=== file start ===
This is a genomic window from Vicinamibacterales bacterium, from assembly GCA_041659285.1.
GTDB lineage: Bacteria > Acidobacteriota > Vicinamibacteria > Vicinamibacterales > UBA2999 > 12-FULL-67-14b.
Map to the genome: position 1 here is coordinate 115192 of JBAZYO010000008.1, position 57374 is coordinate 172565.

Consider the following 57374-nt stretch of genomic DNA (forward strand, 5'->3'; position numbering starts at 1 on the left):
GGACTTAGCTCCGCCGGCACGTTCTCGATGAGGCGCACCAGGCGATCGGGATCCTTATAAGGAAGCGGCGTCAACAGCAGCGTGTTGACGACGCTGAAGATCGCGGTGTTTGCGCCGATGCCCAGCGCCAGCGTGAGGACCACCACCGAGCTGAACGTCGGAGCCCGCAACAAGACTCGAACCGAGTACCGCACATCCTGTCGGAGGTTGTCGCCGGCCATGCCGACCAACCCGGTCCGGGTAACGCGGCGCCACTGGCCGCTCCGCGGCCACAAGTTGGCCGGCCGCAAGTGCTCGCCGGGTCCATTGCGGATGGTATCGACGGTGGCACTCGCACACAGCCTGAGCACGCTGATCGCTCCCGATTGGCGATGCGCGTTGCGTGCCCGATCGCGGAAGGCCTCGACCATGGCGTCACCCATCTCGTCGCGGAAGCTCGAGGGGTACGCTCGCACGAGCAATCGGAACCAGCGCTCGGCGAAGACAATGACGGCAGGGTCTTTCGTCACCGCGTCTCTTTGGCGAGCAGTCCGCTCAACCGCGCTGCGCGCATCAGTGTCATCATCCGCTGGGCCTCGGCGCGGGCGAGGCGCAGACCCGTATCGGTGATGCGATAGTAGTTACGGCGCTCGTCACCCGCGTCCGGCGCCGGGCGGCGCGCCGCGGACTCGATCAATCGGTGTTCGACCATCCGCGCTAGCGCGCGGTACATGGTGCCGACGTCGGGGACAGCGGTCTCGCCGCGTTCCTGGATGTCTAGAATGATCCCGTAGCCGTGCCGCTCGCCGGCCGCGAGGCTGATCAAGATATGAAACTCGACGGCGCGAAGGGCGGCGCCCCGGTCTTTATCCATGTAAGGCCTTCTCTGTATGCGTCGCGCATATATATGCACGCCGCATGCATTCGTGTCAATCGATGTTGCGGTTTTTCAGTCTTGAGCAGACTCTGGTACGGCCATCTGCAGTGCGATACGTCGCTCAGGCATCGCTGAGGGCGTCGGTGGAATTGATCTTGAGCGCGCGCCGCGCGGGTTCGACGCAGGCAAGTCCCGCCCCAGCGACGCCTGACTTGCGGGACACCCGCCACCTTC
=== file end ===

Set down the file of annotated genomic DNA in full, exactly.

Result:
This is a genomic window from Vicinamibacterales bacterium, from assembly GCA_041659285.1.
GTDB lineage: Bacteria > Acidobacteriota > Vicinamibacteria > Vicinamibacterales > UBA2999 > 12-FULL-67-14b.
Map to the genome: position 1 here is coordinate 115192 of JBAZYO010000008.1, position 57374 is coordinate 172565.

Consider the following 57374-nt stretch of genomic DNA (forward strand, 5'->3'; position numbering starts at 1 on the left):
GGACTTAGCTCCGCCGGCACGTTCTCGATGAGGCGCACCAGGCGATCGGGATCCTTATAAGGAAGCGGCGTCAACAGCAGCGTGTTGACGACGCTGAAGATCGCGGTGTTTGCGCCGATGCCCAGCGCCAGCGTGAGGACCACCACCGAGCTGAACGTCGGAGCCCGCAACAAGACTCGAACCGAGTACCGCACATCCTGTCGGAGGTTGTCGCCGGCCATGCCGACCAACCCGGTCCGGGTAACGCGGCGCCACTGGCCGCTCCGCGGCCACAAGTTGGCCGGCCGCAAGTGCTCGCCGGGTCCATTGCGGATGGTATCGACGGTGGCACTCGCACACAGCCTGAGCACGCTGATCGCTCCCGATTGGCGATGCGCGTTGCGTGCCCGATCGCGGAAGGCCTCGACCATGGCGTCACCCATCTCGTCGCGGAAGCTCGAGGGGTACGCTCGCACGAGCAATCGGAACCAGCGCTCGGCGAAGACAATGACGGCAGGGTCTTTCGTCACCGCGTCTCTTTGGCGAGCAGTCCGCTCAACCGCGCTGCGCGCATCAGTGTCATCATCCGCTGGGCCTCGGCGCGGGCGAGGCGCAGACCCGTATCGGTGATGCGATAGTAGTTACGGCGCTCGTCACCCGCGTCCGGCGCCGGGCGGCGCGCCGCGGACTCGATCAATCGGTGTTCGACCATCCGCGCTAGCGCGCGGTACATGGTGCCGACGTCGGGGACAGCGGTCTCGCCGCGTTCCTGGATGTCTAGAATGATCCCGTAGCCGTGCCGCTCGCCGGCCGCGAGGCTGATCAAGATATGAAACTCGACGGCGCGAAGGGCGGCGCCCCGGTCTTTATCCATGTAAGGCCTTCTCTGTATGCGTCGCGCATATATATGCACGCCGCATGCATTCGTGTCAATCGATGTTGCGGTTTTTCAGTCTTGAGCAGACTCTGGTACGGCCATCTGCAGTGCGATACGTCGCTCAGGCATCGCTGAGGGCGTCGGTGGAATTGATCTTGAGCGCGCGCCGCGCGGGTTCGACGCAGGCAAGTCCCGCCCCAGCGACGCCTGACTTGCGGGACACCCGCCACCTTC